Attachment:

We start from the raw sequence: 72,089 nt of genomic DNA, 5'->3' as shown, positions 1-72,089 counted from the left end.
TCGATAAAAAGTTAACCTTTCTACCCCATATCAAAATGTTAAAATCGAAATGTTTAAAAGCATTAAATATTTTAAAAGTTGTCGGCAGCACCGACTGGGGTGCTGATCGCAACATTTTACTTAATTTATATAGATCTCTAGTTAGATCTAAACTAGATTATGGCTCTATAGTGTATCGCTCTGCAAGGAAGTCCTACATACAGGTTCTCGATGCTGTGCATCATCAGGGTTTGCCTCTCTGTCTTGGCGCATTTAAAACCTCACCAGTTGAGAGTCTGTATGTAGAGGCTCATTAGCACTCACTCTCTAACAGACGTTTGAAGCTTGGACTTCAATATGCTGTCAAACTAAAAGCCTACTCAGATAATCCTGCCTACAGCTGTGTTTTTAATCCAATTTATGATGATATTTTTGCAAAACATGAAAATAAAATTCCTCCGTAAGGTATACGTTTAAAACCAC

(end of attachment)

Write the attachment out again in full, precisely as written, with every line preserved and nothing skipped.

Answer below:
We start from the raw sequence: 72,089 nt of genomic DNA, 5'->3' as shown, positions 1-72,089 counted from the left end.
TCGATAAAAAGTTAACCTTTCTACCCCATATCAAAATGTTAAAATCGAAATGTTTAAAAGCATTAAATATTTTAAAAGTTGTCGGCAGCACCGACTGGGGTGCTGATCGCAACATTTTACTTAATTTATATAGATCTCTAGTTAGATCTAAACTAGATTATGGCTCTATAGTGTATCGCTCTGCAAGGAAGTCCTACATACAGGTTCTCGATGCTGTGCATCATCAGGGTTTGCCTCTCTGTCTTGGCGCATTTAAAACCTCACCAGTTGAGAGTCTGTATGTAGAGGCTCATTAGCACTCACTCTCTAACAGACGTTTGAAGCTTGGACTTCAATATGCTGTCAAACTAAAAGCCTACTCAGATAATCCTGCCTACAGCTGTGTTTTTAATCCAATTTATGATGATATTTTTGCAAAACATGAAAATAAAATTCCTCCGTAAGGTATACGTTTAAAACCAC